SCAT Airlines

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PLL SCAT Air Company
SCAT air logo.png
IATA
DV
ICAO
VSV
Callsign
VLASTA[1]
Founded 1997
Commenced operations 1997
Hubs Shymkent Airport
Secondary hubs
Subsidiaries Sunday Airlines
Fleet size 32
Destinations 33
Headquarters Shymkent, Kazakhstan
Website scat.kz

SCAT Airlines, legally PLL SCAT Air Company, is an airline with its head office on the property of Shymkent Airport in Shymkent, Kazakhstan.[2] It operates services to all major cities of Kazakhstan and to neighbouring countries. Its main base is Shymkent Airport, with hubs at Oral Ak Zhol Airport, Aqtau Airport, Astana International Airport, Atyrau Airport, Kyzylorda Airport and Almaty International Airport.[3]

History[edit]

The airline was established and started operations in 1997. It is owned by Vladimir Denissov (53%) and Vladimir Sytnik (47%).[3] Its name is the contraction of Special Cargo Air Transport.[citation needed]

In April 2007, Scat Air introduced a BAC One-Eleven 500 (licence built by Rombac in Romania), registration EX-103,[4][5] to its fleet for services between Shymkent, Astana and Almaty as well as on the route to Moscow-Domodedovo via Taraz. A further One-Eleven (EX-086), this one British-built by BAC itself, from the same source followed in June 2007. Both are ex-TAROM aircraft.[6] The aircraft were returned to the lessors in May 2008.[7]

SCAT founded Sunday Airlines as a new charter venture and subsidiary, for which SCAT operates four Boeing 757-200s as well as one Boeing 767-300ER.[8]

SCAT Airlines is currently banned from operating in European airspace. The ban was imposed by the European Commission in consultation with member states' aviation authorities after an audit by the International Civil Aviation Organization (ICAO), found the Kazakhstan Civil Aviation Committee (CAC) to be non-compliant in key areas of regulatory oversight. This resulted in a blanket ban of all Kazakhstan-registered airlines from flying to, from or within the European Union by the EU's Air Safety Committee (ASC). (Competitor and flag carrier Air Astana was excluded from the blacklist because its planes are registered in the Caribbean island of Aruba.) In 2012 SCAT was awarded its European EASA Part 145 Aircraft Maintenance approval and is working to establish further professional accreditations.

Destinations[edit]

Main article: SCAT Air destinations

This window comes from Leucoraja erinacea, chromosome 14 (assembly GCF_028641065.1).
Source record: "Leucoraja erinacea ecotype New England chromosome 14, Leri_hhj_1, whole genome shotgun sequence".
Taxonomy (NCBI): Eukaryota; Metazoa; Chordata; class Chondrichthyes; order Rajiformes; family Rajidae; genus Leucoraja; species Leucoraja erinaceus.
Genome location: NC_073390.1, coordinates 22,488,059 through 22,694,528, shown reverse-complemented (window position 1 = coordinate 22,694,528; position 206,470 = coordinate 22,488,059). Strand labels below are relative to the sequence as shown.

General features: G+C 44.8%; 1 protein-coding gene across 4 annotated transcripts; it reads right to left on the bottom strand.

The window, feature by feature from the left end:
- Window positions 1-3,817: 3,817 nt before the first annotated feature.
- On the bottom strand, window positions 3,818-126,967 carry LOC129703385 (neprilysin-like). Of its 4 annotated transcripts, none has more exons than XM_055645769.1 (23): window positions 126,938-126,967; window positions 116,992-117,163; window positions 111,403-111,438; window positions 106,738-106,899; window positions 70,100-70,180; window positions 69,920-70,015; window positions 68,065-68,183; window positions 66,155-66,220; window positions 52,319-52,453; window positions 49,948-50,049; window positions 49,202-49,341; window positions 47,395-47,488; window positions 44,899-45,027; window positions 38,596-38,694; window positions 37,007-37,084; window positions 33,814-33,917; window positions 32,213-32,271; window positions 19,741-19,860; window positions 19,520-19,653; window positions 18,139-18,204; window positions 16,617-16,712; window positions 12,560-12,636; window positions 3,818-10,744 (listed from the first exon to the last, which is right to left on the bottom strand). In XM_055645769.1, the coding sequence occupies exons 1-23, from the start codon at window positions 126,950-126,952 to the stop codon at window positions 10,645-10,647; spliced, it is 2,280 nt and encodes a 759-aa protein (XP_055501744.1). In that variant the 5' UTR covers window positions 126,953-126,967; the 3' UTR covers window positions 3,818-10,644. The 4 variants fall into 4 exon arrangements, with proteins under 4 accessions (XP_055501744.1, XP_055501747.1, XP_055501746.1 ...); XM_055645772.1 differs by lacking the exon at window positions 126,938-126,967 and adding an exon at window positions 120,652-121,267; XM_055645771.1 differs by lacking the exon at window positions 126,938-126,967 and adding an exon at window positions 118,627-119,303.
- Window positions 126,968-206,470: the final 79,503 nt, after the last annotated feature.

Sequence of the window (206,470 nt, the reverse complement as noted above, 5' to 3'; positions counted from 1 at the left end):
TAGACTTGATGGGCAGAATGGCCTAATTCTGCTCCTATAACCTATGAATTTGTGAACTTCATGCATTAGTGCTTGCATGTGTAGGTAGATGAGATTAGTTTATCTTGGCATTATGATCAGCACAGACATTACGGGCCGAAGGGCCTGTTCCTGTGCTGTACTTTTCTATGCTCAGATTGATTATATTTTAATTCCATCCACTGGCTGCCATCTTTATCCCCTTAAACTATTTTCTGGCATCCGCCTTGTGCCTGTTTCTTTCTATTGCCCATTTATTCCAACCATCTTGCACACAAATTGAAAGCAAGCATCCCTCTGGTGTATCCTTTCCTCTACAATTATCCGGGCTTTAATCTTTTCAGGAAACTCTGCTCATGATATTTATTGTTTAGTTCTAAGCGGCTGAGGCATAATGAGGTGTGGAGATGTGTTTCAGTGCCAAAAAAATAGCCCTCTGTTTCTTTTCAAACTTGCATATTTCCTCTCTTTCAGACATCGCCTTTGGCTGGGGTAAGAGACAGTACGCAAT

Fleet[edit]

A SCAT Bombardier CRJ200 at Almaty International Airport on 7 January 2013. Three weeks after this picture was taken, this aircraft was destroyed in the crash of Flight 760.

As of June 2015, the SCAT Airlines fleet consisted of the following aircraft:[9]

SCAT Airlines Fleet
Aircraft In Service Passengers Notes
Antonov An-24 15 48
Antonov An-26 1 cargo aircraft
Boeing 737-300 2 148
Boeing 737-500 3 124
Boeing 757-200 3 200-235 operated for Sunday Airlines[8]
Bombardier CRJ200 6 50
Yakovlev Yak-42 1 120
Total 32

Incidents and accidents[edit]

  • On 16 June 2015, a SCAT Boeing 737-300 (LY-FLB) was destroyed while parked at the gate at Aktau Airport. An oxygen cylinder exploded after disembarkation of the arrived aircraft, causing a fire that destroyed the forward fuselage.[12]

References[edit]

  1. ^ Airline Codes November 2006
  2. ^ "КОНТАКТЫ." Scat Air. Retrieved on 28 May 2012. "Головной офис Казахстан, г. Шымкент, здание аэропорта"
  3. ^ a b Flight International 12–18 April 2005
  4. ^ "Scat One-Eleven". Airliner World. August 2007. p. 13. 
  5. ^ "One-Eleven leased from Trast Aero". BAC One-Eleven News. 2007-04-01. Retrieved 2007-07-24. 
  6. ^ "Further Scat One-Eleven". BAC One-Eleven News. 2007-06-12. Retrieved 2007-07-24. 
  7. ^ [1]
  8. ^ a b ch-aviation.com - SCAT retrieved 17 June 2015
  9. ^ aerotransport.org - SCAT retrieved 17 June 2015
  10. ^ "Passenger plane crashes near Kazakh city of Almaty". BBC News. 29 January 2013. Archived from the original on 30 January 2013. 
  11. ^ Gordeyeva, Maria (29 January 2013). "UPDATE 4-Passenger plane crash kills 21 in Kazakhstan". Reuters. Archived from the original on 30 January 2013. 
  12. ^ avherald.com - Accident: Scat B733 at Aktau on Jun 16th 2015, aircraft burned at gate

External links[edit]

Media related to SCAT (airline) at Wikimedia Commons